### Testing for Concavity

For the function $f(x)=x^3-6x^2+9x+30$, determine all intervals where $f$ is concave up and all intervals where $f$ is concave down. List all inflection points for $f$. Use a graphing utility to confirm your results.

To determine concavity, we need to find the second derivative $f^{\prime \prime}(x)$. The first derivative is $f^{\prime}(x)=3x^2-12x+9$, so the second derivative is $f^{\prime \prime}(x)=6x-12$. If the function changes concavity, it occurs either when $f^{\prime \prime}(x)=0$ or $f^{\prime \prime}(x)$ is undefined. Since $f^{\prime \prime}$ is defined for all real numbers $x$, we need only find where $f^{\prime \prime}(x)=0$. Solving the equation $6x-12=0$, we see that $x=2$ is the only place where $f$ could change concavity. We now test points over the intervals $(−\infty ,2)$ and $(2,\infty)$ to determine the concavity of $f$. The points $x=0$ and $x=3$ are test points for these intervals.

Interval Test Point Sign of $f^{\prime \prime}(x)=6x-12$ at Test Point Conclusion
$(−\infty ,2)$ $x=0$ $-$ $f$ is concave down
$(2,\infty )$ $x=3$ $+$ $f$ is concave up.

We conclude that $f$ is concave down over the interval $(−\infty ,2)$ and concave up over the interval $(2,\infty)$. Since $f$ changes concavity at $x=2$, the point $(2,f(2))=(2,32)$ is an inflection point. (Figure) confirms the analytical results.

Figure 7. The given function has a point of inflection at $(2,32)$ where the graph changes concavity.

For $f(x)=−x^3+\frac{3}{2}x^2+18x$, find all intervals where $f$ is concave up and all intervals where $f$ is concave down.

$f$ is concave up over the interval $(−\infty ,\frac{1}{2})$ and concave down over the interval $(\frac{1}{2},\infty )$

#### Hint

Find where $f^{\prime \prime}(x)=0$.

We now summarize, in (Figure), the information that the first and second derivatives of a function $f$ provide about the graph of $f$, and illustrate this information in (Figure).

What Derivatives Tell Us about Graphs
Sign of $f^{\prime}$ Sign of $f^{\prime \prime}$ Is $f$ increasing or decreasing? Concavity
Positive Positive Increasing Concave up
Positive Negative Increasing Concave down
Negative Positive Decreasing Concave up
Negative Negative Decreasing Concave down
Figure 8. Consider a twice-differentiable function $f$ over an open interval $I$. If $f^{\prime}(x)>0$ for all $x \in I$, the function is increasing over $I$. If $f^{\prime}(x)<0$ for all $x \in I$, the function is decreasing over $I$. If $f^{\prime \prime}(x)>0$ for all $x \in I$, the function is concave up. If $f^{\prime \prime}(x)<0$ for all $x \in I$, the function is concave down on $I$.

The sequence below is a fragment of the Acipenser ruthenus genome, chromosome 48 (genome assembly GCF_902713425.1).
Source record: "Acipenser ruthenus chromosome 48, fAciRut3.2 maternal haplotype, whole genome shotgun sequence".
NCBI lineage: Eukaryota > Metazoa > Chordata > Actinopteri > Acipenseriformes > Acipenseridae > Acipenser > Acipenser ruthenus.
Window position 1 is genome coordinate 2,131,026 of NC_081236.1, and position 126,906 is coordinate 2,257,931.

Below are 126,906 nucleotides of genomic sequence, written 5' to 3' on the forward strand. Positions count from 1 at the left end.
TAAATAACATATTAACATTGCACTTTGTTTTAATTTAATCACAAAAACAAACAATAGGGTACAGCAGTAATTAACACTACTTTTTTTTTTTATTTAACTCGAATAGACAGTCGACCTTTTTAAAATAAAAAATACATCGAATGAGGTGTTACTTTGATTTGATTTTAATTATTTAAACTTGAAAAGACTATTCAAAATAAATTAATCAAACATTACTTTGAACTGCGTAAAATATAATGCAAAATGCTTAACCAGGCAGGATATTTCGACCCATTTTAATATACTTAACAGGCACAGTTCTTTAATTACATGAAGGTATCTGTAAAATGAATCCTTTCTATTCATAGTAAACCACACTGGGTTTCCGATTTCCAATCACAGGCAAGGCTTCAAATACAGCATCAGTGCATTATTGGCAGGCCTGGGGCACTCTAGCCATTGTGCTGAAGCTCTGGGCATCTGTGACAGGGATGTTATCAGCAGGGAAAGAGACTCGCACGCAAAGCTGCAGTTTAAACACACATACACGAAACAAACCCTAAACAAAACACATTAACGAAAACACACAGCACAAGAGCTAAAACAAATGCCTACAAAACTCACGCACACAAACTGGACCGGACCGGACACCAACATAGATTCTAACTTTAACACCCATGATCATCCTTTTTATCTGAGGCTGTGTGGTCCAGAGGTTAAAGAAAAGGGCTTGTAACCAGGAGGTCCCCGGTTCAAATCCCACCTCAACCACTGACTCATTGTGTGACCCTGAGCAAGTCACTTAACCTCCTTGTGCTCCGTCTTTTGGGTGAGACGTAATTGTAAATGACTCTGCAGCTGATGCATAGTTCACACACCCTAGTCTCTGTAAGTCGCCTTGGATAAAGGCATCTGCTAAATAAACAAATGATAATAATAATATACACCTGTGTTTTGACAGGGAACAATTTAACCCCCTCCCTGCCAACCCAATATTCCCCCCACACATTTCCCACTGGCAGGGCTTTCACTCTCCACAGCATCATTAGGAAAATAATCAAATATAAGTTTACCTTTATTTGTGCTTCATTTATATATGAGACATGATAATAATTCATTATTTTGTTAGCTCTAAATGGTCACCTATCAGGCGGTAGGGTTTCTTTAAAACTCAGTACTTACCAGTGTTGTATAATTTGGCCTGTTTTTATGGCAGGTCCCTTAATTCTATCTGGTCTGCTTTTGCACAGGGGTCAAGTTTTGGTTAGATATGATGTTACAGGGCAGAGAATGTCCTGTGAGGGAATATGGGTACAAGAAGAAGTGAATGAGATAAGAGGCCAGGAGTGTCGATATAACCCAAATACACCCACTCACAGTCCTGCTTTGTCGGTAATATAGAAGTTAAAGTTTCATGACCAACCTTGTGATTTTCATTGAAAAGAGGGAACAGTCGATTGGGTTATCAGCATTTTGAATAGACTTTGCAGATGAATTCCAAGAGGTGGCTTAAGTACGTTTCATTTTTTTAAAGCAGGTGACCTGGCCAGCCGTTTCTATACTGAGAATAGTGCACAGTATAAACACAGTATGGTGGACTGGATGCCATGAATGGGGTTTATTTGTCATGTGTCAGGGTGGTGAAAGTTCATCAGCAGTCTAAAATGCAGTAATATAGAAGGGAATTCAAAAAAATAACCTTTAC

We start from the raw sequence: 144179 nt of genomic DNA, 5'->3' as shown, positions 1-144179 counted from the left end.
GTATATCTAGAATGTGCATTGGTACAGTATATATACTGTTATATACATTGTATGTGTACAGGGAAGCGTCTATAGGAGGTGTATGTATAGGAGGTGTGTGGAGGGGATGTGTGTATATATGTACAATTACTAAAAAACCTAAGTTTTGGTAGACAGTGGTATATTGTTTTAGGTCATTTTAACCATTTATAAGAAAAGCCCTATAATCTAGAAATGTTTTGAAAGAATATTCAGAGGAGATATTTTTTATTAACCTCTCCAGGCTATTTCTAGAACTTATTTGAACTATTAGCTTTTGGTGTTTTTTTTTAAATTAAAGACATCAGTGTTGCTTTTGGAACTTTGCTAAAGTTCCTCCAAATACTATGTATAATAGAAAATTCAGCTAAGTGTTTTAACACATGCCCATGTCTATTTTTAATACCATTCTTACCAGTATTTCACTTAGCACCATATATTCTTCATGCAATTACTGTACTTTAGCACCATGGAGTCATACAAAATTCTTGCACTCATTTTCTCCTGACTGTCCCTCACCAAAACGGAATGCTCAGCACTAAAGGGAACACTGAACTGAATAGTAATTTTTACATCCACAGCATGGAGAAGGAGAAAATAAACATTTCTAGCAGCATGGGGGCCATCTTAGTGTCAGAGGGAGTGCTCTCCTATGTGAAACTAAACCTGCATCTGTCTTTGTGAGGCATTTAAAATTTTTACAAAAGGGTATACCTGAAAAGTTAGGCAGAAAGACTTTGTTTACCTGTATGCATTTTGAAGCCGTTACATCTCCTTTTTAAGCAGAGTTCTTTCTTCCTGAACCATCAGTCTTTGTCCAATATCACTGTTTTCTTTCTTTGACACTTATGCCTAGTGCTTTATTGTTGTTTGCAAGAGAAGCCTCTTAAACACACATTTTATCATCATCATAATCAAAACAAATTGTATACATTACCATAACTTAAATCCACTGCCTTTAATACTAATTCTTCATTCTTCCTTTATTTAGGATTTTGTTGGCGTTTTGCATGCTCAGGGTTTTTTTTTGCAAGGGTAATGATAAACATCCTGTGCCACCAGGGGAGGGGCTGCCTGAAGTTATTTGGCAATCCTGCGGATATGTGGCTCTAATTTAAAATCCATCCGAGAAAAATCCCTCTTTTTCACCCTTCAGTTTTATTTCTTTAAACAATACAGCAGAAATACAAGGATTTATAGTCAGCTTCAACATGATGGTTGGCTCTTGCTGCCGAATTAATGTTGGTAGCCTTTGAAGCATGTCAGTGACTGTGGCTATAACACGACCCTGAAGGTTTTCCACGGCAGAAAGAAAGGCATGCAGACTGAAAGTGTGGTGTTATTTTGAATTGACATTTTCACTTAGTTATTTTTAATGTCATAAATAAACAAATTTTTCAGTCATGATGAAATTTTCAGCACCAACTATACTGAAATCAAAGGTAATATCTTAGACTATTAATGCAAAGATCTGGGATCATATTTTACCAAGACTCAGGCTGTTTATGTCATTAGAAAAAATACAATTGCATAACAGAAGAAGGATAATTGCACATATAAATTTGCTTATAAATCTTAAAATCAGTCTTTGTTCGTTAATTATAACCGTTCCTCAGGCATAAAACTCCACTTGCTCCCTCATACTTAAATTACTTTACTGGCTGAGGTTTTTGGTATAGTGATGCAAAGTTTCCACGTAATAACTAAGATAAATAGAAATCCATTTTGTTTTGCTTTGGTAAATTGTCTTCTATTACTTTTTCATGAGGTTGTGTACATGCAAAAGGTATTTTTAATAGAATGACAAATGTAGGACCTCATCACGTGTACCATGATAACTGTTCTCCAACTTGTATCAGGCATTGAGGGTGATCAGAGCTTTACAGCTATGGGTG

# The Second Derivative Test

The first derivative test provides an analytical tool for finding local extrema, but the second derivative can also be used to locate extreme values. Using the second derivative can sometimes be a simpler method than using the first derivative.

We know that if a continuous function has a local extrema, it must occur at a critical point. However, a function need not have a local extrema at a critical point. Here we examine how the second derivative test can be used to determine whether a function has a local extremum at a critical point. Let $f$ be a twice-differentiable function such that $f^{\prime}(a)=0$ and $f^{\prime \prime}$ is continuous over an open interval $I$ containing $a$. Suppose $f^{\prime \prime}(a)<0$. Since $f^{\prime \prime}$ is continuous over $I$, $f^{\prime \prime}(x)<0$ for all $x \in I$ ((Figure)). Then, by Corollary 3, $f^{\prime}$ is a decreasing function over $I$. Since $f^{\prime}(a)=0$, we conclude that for all $x \in I, \, f^{\prime}(x)>0$ if $x<a$ and $f^{\prime}(x)<0$ if $x>a$. Therefore, by the first derivative test, $f$ has a local maximum at $x=a$. On the other hand, suppose there exists a point $b$ such that $f^{\prime}(b)=0$ but $f^{\prime \prime}(b)>0$. Since $f^{\prime \prime}$ is continuous over an open interval $I$ containing $b$, then $f^{\prime \prime}(x)>0$ for all $x \in I$ ((Figure)). Then, by Corollary $3, \, f^{\prime}$ is an increasing function over $I$. Since $f^{\prime}(b)=0$, we conclude that for all $x \in I$, $f^{\prime}(x)<0$ if $x<b$ and $f^{\prime}(x)>0$ if $x>b$. Therefore, by the first derivative test, $f$ has a local minimum at $x=b$.